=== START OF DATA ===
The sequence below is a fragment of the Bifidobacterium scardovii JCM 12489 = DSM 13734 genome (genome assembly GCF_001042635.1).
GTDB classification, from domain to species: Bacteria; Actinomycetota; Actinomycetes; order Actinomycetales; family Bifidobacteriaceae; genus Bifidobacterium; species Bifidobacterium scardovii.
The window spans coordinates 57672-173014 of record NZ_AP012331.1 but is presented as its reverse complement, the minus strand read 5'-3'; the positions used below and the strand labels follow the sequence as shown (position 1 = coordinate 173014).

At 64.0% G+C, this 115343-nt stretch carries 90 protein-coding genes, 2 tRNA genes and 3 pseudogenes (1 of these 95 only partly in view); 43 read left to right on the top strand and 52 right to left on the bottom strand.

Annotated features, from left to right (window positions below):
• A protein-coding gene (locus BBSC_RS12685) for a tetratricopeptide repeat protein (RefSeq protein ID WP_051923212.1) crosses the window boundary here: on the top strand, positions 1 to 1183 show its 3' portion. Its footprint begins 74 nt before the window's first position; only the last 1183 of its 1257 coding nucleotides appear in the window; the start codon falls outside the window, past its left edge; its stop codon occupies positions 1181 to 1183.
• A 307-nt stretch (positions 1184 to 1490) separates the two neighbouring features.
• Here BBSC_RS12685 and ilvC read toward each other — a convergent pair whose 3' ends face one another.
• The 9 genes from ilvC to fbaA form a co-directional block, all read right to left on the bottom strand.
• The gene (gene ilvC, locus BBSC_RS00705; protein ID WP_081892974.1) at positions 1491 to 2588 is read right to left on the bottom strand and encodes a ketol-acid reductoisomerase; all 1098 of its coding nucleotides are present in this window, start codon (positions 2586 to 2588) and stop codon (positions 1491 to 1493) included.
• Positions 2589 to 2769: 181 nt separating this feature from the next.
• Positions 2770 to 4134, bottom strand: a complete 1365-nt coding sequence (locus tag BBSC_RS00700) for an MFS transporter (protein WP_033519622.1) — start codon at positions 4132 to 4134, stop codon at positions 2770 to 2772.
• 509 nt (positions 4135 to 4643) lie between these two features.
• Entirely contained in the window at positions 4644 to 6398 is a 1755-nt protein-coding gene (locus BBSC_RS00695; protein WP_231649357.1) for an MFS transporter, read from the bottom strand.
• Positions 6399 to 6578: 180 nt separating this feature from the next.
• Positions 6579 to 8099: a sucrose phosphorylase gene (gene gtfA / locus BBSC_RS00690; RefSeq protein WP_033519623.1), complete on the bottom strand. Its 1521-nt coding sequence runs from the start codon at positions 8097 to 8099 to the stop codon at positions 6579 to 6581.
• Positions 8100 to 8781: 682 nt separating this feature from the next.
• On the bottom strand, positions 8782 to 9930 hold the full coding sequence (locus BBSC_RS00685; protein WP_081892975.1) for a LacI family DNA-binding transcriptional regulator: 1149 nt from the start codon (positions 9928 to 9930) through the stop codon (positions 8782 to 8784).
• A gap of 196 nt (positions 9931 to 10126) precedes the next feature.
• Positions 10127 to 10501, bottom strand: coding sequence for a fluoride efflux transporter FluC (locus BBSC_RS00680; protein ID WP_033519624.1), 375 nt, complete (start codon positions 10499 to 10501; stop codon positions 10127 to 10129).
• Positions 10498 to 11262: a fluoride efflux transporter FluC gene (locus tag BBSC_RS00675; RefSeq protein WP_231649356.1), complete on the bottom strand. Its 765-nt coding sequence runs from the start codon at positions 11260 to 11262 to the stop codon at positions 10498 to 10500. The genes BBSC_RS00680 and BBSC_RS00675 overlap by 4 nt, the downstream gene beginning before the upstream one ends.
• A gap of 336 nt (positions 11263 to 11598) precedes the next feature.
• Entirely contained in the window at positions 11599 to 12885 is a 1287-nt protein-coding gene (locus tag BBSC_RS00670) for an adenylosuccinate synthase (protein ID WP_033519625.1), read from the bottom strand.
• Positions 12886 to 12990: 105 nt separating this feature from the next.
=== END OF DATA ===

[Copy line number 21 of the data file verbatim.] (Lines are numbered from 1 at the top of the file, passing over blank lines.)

• Positions 10498 to 11262: a fluoride efflux transporter FluC gene (locus tag BBSC_RS00675; RefSeq protein WP_231649356.1), complete on the bottom strand. Its 765-nt coding sequence runs from the start codon at positions 11260 to 11262 to the stop codon at positions 10498 to 10500. The genes BBSC_RS00680 and BBSC_RS00675 overlap by 4 nt, the downstream gene beginning before the upstream one ends.